- Due to our regulatory role, ICAEW cannot recommend or endorse particular firms or particular methods of working together.
- Firms will need to conduct their own due diligence of any firm they are considering working with before agreeing to the arrangement.
- The experienced supplier has a responsibility to assess the competence of KAPs, qualified local audit staff and other local audit staff undertaking local audit work.
- The experienced supplier will need to consider what CPD has been undertaken to date by the staff of potential new entrants and how it will monitor the CPD of these staff annually.
- We are not aware of any regulatory barriers to these arrangements but all firms involved should familiarise themselves with the Local Audit Regulations and make this assessment for themselves.
- ICAEW’s Local Audit Regulations 3.12 requires that if local audit work is carried out by another firm, all audit working papers need to be returned to the lead firm or the partner must allow access to the lead firm for at least six years.
- ICAEW’s Local Audit Regulations 4.03 prevents subcontractors or consultants acting as KAPs.
- Firms need to agree the details and scope of any arrangements between themselves and ICAEW cannot be involved in these discussions. We cannot guarantee that firms that get in contact with us will identify a suitable partner.
- New entrants should satisfy themselves that the arrangement provides their senior staff with adequate practical experience to become KAPs in the future if this is their desired outcome from the arrangement.
- The KAP retains the same responsibility for ensuring the quality of the audit. As a result, the experienced supplier will need to ensure that it has suitable controls to assess and review the quality of the work conducted by the partner firm. This should be clearly articulated in tender documents and documented on audit files.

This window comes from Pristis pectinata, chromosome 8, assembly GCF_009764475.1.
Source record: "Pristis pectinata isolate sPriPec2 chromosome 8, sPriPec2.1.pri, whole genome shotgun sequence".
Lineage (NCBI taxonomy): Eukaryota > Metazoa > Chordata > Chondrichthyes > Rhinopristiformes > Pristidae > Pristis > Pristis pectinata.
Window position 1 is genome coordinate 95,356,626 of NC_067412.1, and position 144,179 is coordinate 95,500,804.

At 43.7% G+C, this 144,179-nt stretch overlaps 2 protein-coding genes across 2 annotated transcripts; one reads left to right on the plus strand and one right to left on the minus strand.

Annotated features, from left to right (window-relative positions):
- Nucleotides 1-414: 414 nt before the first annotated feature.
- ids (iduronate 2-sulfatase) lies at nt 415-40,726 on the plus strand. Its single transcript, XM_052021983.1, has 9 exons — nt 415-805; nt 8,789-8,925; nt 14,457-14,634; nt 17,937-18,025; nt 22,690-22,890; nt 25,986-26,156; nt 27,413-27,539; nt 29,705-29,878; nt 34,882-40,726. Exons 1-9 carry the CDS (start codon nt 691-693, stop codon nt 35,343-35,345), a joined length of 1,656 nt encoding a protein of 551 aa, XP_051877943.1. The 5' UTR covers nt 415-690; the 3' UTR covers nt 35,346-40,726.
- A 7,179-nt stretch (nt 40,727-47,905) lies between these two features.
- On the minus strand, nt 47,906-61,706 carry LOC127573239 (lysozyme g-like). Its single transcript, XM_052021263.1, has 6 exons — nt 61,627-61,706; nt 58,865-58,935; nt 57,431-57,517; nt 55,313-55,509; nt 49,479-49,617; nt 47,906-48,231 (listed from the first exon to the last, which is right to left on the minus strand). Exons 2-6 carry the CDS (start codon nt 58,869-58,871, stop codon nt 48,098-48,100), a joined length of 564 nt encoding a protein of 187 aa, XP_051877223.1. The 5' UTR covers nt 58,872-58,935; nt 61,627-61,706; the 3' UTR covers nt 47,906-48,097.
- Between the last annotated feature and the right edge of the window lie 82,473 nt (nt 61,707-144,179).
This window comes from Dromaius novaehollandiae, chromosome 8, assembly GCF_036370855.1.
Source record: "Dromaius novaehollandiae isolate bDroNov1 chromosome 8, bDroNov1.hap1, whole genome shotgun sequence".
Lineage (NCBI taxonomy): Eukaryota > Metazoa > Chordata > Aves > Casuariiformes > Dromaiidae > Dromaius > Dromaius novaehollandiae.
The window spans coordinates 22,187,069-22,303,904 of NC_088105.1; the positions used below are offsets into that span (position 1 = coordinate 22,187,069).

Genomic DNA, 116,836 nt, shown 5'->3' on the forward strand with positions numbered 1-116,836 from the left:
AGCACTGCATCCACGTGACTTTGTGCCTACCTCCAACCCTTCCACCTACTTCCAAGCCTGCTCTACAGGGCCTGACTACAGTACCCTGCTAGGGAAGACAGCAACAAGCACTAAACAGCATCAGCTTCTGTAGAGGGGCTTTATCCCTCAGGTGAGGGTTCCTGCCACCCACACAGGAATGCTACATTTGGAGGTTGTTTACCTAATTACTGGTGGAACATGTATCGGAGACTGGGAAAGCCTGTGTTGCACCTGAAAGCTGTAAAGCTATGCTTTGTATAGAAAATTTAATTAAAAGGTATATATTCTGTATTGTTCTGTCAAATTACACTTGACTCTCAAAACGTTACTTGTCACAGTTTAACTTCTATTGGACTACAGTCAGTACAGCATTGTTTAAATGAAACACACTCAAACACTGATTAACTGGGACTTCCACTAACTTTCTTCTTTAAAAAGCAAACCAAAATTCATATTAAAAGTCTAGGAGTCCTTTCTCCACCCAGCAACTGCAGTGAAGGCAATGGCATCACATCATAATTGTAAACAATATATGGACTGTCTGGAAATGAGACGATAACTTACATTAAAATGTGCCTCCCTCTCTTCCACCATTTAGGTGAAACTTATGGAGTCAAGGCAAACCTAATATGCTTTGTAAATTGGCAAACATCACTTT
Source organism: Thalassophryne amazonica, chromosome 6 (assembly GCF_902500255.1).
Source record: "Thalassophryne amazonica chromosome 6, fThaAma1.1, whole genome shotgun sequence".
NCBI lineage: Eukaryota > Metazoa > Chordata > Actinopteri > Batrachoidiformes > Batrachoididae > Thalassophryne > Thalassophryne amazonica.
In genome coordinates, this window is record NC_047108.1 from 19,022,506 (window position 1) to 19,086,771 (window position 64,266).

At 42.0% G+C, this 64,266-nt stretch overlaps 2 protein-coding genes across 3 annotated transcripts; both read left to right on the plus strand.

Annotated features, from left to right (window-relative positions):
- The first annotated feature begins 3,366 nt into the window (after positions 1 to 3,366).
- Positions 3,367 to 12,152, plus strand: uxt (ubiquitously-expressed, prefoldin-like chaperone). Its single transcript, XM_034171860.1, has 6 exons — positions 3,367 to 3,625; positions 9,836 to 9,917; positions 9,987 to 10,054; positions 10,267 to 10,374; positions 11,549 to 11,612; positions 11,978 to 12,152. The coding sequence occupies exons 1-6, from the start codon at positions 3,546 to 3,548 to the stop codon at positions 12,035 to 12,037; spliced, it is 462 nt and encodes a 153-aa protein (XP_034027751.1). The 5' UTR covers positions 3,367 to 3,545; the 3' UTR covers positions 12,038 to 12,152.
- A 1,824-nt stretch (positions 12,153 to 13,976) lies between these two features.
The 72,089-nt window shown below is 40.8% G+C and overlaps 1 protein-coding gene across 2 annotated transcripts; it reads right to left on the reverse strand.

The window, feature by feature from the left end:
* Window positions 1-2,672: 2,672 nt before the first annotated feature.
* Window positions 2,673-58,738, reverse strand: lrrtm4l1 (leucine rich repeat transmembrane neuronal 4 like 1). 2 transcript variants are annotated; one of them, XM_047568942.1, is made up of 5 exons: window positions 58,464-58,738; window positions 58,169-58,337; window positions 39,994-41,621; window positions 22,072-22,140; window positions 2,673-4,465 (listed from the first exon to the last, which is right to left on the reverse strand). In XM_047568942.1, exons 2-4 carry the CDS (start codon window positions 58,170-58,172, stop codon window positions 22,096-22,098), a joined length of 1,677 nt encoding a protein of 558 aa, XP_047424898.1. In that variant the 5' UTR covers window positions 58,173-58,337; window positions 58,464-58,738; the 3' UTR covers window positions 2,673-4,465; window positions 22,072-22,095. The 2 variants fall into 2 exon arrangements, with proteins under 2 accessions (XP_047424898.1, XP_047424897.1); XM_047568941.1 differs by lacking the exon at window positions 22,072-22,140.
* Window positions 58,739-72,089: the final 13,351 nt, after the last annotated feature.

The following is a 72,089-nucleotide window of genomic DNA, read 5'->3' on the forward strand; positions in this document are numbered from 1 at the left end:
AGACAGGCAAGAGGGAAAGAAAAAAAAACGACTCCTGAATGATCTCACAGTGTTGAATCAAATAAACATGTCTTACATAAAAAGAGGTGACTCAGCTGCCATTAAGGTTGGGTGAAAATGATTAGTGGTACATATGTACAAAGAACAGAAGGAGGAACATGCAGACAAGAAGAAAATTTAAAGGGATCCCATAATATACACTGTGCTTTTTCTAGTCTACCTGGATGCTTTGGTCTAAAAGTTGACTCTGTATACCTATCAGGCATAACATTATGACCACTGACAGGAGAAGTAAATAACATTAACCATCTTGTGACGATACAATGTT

- Firms need to consider the data protection and professional indemnity insurance implications. These should be clearly established in any arrangements.
If firms have any questions about joint working or the requirements for becoming a local auditor, please contact email@example.com.
Alison Ring, Director for Public Sector and Taxation at ICAEW, commented: “Urgent action is required to strengthen capacity in the local audit market and ensure that the upcoming local audit procurement is successful. ICAEW is keen to do what it can to support the profession providing accountability for billions of pounds of public spending.”
Mark Babington, Executive Director for Regulatory Standards at the Financial Reporting Council, commented: “Having an effective local audit market is of fundamental importance to ensure confidence in local authority accounts. The FRC is working closely with DLUHC and a wide range of stakeholders to support greater resilience and diversity in the local audit market, as well as more timely delivery of reports, ahead of ARGA becoming the local audit systems leader. The FRC welcomes initiatives to support new market entrants which would build capacity and resilience across the local audit market.”